Though many people understand that employers have workplace responsibilities in regards to their employees health and safety, far fewer understand that employees also have certain legal obligations they must meet. Here, we take a look at employees responsibility for health and safety.
Duty of Care
Just like employers have a duty of care to their employees, those same employees have a duty of care to themselves and others. This duty of care is implied in all work contracts and means that employees must exercise reasonable skill and care in relationship with employer and others. The Health and Safety at Work Act of 1974 also legislates on this matter. Building on the previous definition, the legislation adds that the employee must also cooperate with their employer to ensure that they are able to fulfil their legal responsibilities and "must not interfere with or obstruct anything provided in the interests of health and safety at work."
If an employee fails to meet their health and safety obligations, they can face steep fines and may lose their job. Often, the punishment will represent the severity of the safety breach and the potential or actual consequences. Having been convicted of a health and safety breach, employees are typically fined under the Health and Safety at Work Act of 1974 or dismissed by failing to fulfil their contractual duties and duty of care. However, the employee is only responsible if they have been afforded the proper health and safety training and been made aware of the punishment for noncompliance.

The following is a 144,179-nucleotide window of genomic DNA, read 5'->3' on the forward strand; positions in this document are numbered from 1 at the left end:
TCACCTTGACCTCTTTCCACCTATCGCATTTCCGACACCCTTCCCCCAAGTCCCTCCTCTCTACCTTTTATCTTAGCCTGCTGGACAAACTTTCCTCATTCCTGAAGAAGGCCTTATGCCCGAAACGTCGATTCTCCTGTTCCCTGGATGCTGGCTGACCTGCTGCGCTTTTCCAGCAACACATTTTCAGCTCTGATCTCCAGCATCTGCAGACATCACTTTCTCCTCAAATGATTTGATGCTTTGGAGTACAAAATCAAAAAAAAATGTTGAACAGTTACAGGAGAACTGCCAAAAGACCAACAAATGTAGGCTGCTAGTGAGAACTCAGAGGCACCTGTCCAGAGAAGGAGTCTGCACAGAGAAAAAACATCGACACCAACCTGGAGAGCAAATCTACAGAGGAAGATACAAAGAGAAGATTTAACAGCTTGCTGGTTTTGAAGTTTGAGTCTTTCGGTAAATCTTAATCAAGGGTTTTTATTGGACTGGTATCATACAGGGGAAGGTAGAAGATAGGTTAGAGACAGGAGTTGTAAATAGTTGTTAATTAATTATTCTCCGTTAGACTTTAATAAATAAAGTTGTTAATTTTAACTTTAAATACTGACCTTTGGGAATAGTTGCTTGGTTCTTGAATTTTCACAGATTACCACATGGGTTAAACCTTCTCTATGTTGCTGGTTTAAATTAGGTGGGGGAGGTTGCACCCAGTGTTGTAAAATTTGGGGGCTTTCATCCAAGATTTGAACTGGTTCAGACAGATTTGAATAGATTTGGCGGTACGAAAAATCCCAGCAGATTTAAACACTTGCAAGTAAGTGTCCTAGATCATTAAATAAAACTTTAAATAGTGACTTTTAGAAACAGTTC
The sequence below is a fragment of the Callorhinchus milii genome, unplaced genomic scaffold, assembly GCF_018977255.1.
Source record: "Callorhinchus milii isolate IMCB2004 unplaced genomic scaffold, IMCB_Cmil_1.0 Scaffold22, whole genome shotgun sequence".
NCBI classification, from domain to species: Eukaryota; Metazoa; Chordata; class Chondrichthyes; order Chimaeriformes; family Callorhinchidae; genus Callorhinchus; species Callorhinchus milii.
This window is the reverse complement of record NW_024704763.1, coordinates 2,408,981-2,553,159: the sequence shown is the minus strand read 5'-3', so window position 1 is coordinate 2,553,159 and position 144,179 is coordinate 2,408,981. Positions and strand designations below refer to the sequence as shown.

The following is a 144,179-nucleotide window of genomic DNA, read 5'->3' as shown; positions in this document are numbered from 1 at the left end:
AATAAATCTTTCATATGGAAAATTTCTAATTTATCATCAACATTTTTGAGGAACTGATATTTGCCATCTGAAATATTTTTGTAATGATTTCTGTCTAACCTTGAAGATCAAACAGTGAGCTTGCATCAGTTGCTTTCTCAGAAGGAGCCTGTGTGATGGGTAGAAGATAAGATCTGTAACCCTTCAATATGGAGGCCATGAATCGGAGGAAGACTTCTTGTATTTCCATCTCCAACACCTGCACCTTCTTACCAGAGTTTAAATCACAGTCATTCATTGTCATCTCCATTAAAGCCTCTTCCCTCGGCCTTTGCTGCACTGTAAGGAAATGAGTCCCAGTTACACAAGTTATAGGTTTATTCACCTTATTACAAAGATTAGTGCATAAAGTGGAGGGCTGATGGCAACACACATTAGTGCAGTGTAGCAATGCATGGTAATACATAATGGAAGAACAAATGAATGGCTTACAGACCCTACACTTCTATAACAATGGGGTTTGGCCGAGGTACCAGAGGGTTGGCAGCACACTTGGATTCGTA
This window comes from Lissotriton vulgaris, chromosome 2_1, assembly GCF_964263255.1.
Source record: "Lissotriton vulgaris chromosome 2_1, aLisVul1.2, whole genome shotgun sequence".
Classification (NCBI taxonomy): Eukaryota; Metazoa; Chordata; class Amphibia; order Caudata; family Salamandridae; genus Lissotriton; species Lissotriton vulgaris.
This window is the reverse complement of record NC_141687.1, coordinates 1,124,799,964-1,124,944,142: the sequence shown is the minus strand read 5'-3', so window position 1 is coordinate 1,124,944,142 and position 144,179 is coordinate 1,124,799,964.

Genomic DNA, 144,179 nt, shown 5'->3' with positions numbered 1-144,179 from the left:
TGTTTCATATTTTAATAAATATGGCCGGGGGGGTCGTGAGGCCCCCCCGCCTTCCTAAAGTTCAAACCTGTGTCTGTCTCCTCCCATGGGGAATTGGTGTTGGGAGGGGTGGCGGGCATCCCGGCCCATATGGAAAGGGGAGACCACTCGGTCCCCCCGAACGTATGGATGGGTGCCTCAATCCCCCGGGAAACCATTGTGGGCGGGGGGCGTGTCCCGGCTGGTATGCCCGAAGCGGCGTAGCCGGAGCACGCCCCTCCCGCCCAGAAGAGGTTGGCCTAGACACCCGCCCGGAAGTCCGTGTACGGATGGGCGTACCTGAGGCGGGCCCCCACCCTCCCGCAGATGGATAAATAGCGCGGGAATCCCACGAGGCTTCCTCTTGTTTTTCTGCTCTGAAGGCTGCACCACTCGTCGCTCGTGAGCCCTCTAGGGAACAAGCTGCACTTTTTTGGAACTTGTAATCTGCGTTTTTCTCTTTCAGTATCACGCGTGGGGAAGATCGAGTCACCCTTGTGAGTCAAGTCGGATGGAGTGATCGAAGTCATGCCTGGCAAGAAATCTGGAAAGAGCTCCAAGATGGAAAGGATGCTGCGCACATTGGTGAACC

Equipment and Protective Clothing
Employees also have certain responsibilities when it comes to the equipment and protective clothing aspect of their work. They must not misuse any equipment that is provided for safety purposes. These include equipment such as fire extinguishers, protective helmets, and safety goggles.
Working With the Employer
Employees also have a responsibility to work with their employer to ensure that the workplace is as safe as possible and that the employer can fully discharge their duties under Section 2 of the Health and Safety at Work Act of 1974. This most obviously manifests itself in the responsibility employees have to follow instructions from the employer on health and safety matters and attend relevant health and safety training. This means that employees must allow their employers to fulfil their health and safety obligation to provide accurate workplace information and then follow it. On top of this, employees must report any defects, hazards, or unsafe working practices to their employer as soon as they see them.
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